“Knowing your own skin and what moles, freckles or other lesions you have and any new lumps or red spots you get (is important),” explains Hurlbert, “if it appears suddenly or if it changes over time, you should tell your doctor. primary”.

To identify moles or bumps that could be skin cancer, experts advise remembering the ABCDE. Your skin should be examined if you have any of these characteristics. ABCDE means:

  • TO: Asymmetrical, having an irregular shape
  • B: abnormal border
  • C: Color that varies depending on the mole, or is red, white or even blue.
  • D: Diameter that exceeds the size of a pencil eraser.
  • AND: It evolves, that is, it has changed.

You should also “take care of the ugly duckling in your skin,” he says. “If a (dot) stands out as having a particularly unusual appearance… be aware of that.” For example, Eilian's cancerous mole was much darker than the other moles on his body.

Melanomas are more common in “very light-skinned people,” who have red or blonde hair, or blue or green eyes, Hulbert says.

“Anyone of any race or ethnicity anywhere in the world can get melanoma,” he says, “we would really like to dispel the myth, for example, that black or darker colored people can't get melanoma, because they can.” .

Freckle, mole or melanoma

People can reduce their chances of developing skin cancer by protecting themselves from the sun. Experts recommend:

  • Use SPF 30 sunscreen daily and reapply it every two hours
  • Use a broad-spectrum sunscreen that protects against UVA and UVB radiation.
  • Avoid outdoor activities from 10 am to 4 pm when the sun is at its zenith
  • Wear UV protective clothing, such as sun shirts.
  • Wear a wide-brimmed hat outside
  • sit in the shade

“Sunburn and intense sun exposure increase the risk of developing melanoma later in life,” Hurlbert says, “It's a cumulative sun exposure. So, sunburns that he may have had as a child or teenager lead to an increased risk of melanoma when he is in his 40s, 50s, and 60s.”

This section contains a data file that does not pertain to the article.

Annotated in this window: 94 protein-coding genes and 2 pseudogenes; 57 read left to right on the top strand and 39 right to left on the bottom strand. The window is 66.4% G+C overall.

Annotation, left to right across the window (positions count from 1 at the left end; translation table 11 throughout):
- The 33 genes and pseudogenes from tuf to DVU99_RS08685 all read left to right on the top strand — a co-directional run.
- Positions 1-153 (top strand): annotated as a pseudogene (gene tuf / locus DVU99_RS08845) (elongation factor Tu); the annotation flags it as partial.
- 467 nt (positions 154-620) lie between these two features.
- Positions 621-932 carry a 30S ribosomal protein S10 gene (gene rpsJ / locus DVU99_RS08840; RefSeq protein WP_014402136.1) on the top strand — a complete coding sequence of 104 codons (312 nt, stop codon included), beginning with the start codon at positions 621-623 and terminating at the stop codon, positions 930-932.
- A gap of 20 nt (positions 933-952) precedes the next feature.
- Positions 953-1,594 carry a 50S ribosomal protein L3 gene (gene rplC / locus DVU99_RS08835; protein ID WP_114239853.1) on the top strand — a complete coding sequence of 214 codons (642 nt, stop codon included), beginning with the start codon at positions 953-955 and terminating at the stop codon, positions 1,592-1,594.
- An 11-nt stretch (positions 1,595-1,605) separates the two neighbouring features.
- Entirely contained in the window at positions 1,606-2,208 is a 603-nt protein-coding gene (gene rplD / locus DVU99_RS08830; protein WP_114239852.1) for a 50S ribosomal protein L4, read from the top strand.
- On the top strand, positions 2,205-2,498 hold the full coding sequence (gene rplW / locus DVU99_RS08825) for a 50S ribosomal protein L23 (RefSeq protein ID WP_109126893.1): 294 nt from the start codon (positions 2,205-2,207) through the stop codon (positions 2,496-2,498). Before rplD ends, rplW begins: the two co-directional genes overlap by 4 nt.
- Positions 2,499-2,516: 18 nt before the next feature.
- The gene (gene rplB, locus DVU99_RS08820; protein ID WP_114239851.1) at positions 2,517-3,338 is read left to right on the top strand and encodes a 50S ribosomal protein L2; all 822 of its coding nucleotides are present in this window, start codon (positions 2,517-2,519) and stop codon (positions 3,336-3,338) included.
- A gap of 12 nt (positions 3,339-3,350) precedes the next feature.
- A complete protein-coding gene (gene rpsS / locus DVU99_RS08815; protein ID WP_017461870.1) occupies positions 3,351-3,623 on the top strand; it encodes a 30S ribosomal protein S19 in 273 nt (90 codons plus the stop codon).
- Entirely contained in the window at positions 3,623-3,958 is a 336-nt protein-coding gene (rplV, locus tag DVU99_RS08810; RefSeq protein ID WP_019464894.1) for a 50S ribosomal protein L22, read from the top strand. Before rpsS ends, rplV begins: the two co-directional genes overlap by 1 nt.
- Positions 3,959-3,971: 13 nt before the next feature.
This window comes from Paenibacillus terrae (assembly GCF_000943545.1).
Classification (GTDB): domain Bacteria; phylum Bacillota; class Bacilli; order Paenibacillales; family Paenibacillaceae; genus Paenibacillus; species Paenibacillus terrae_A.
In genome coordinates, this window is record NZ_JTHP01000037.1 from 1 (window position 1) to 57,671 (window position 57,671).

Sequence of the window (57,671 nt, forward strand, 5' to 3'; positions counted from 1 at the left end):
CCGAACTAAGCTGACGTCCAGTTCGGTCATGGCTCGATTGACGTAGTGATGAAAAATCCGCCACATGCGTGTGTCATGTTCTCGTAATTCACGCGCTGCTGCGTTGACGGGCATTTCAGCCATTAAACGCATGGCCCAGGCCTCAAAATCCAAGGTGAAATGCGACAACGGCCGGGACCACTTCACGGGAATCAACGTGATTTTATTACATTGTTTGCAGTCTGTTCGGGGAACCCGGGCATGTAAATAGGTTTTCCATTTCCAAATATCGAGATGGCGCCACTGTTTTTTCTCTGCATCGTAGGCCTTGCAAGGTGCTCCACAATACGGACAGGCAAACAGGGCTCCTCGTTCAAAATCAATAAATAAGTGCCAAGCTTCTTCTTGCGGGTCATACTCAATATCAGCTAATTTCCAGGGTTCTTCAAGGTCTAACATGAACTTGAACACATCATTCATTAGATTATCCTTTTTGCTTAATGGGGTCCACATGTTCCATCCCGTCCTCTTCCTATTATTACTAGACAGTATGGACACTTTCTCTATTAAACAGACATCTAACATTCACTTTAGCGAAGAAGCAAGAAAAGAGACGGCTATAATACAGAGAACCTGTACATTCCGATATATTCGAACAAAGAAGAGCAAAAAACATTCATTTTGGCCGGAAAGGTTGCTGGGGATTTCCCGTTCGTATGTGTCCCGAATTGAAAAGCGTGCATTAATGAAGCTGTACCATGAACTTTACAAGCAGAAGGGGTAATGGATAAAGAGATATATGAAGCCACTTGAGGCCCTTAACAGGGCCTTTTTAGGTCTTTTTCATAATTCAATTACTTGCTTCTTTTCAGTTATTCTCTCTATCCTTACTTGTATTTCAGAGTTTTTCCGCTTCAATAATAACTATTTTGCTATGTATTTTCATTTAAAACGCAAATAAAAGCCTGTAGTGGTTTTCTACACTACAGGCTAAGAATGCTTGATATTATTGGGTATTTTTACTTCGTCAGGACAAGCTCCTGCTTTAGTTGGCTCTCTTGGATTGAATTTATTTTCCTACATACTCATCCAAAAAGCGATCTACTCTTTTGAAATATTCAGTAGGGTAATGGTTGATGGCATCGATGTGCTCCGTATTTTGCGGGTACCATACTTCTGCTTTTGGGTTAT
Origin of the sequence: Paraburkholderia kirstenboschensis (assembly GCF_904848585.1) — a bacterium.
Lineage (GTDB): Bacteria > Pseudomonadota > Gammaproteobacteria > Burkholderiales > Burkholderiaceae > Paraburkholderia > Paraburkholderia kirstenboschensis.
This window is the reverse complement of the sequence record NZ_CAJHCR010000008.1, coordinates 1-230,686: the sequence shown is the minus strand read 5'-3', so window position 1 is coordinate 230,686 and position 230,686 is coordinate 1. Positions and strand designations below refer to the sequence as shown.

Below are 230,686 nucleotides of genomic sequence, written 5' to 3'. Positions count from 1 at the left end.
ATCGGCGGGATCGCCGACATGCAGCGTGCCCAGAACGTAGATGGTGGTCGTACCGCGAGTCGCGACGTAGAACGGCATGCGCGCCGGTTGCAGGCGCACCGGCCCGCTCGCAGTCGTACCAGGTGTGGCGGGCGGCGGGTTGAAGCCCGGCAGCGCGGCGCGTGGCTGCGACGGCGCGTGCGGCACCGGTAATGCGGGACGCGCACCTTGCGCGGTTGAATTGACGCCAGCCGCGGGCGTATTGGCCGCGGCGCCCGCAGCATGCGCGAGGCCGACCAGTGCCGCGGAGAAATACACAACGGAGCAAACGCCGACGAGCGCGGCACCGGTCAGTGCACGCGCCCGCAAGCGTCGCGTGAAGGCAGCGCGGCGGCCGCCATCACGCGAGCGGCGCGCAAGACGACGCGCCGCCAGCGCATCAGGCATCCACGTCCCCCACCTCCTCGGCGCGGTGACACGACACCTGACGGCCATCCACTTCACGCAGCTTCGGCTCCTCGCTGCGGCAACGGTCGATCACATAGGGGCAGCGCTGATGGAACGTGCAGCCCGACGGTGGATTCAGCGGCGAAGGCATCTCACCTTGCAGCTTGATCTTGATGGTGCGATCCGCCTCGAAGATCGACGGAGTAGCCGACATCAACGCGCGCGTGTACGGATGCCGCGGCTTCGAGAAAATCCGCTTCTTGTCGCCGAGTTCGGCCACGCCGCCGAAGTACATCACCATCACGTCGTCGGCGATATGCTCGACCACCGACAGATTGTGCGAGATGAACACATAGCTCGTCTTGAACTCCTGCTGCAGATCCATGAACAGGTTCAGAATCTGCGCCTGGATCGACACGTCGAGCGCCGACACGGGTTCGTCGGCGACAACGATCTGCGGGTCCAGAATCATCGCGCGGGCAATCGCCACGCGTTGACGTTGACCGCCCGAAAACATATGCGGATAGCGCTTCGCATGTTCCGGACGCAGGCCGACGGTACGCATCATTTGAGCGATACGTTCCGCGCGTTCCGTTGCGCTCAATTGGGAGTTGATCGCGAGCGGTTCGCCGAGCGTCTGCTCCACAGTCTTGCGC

If doctors detect melanoma in its early stages, stage 1 or 2, they can remove it with surgery without additional treatment.

“Once it becomes invasive, it's a fast-growing cancer,” says Hulbert, “We urge people to check their bodies again monthly.”

“If you have a more advanced case of melanoma, you will have surgery and probably immunotherapy, depending on what stage you are in and what type of melanoma you have,” Hurlbert says.

The first immunotherapy for cancer was approved in 2011 and many have been approved since then, he notes. Hurlbert says these treatments have been a game-changer.

“A diagnosis of metastatic melanoma was often a death sentence (before immunotherapy). Only about 10% of those people lived for five years,” she says. “Now, with immune therapies, more than 50% of them are still alive five years later.”

“She saved my life”

For nine months after her cancer treatment, Eilian felt worried about her health. She began cultivating healthy practices, such as dietary changes, exercise, and meditation.

“I felt very scared,” she says, “Feeling like I had some control over my own journey and my own outcomes… gave me a lot of comfort and was probably helpful in my recovery.”

Eilian is in remission and is aware of what having melanoma means for her in the future.

“When you have melanoma, it is one of the risk factors for diseases like breast cancer. …My grandmother had breast cancer and melanoma,” she states, “Overall, she has made me more aware of the need to be careful with my health.”

As an investor and entrepreneur, Eilian began investing in health and wellness companies that encourage people to be proactive with their health. Shortly after her diagnosis, Eilian joined the board of directors of the Alliance for Melanoma Research. She hopes her experience will encourage others to stand up for themselves and advocate for themselves.

“While I would never say I know as much about melanoma or dermatology as a doctor, I do know more about my own body than anyone else,” she says. “Be persistent and have confidence in yourself and your own observations,” he adds.

Eilian's daughters have started having skin checks with the dermatologist, and she will always be grateful that her two-year-old daughter said something about her mole. “I have to thank my daughter, who is now 15 years old,” she says: “She saved my life.”